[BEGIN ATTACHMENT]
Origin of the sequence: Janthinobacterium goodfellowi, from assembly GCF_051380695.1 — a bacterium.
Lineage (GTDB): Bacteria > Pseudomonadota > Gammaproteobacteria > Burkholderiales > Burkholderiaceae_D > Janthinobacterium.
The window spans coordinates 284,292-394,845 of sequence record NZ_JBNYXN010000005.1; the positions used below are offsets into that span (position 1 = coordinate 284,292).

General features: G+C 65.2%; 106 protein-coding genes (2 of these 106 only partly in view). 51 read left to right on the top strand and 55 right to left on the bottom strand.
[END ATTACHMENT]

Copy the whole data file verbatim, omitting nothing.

Origin of the sequence: Janthinobacterium goodfellowi, from assembly GCF_051380695.1 — a bacterium.
Lineage (GTDB): Bacteria > Pseudomonadota > Gammaproteobacteria > Burkholderiales > Burkholderiaceae_D > Janthinobacterium.
The window spans coordinates 284,292-394,845 of sequence record NZ_JBNYXN010000005.1; the positions used below are offsets into that span (position 1 = coordinate 284,292).

General features: G+C 65.2%; 106 protein-coding genes (2 of these 106 only partly in view). 51 read left to right on the top strand and 55 right to left on the bottom strand.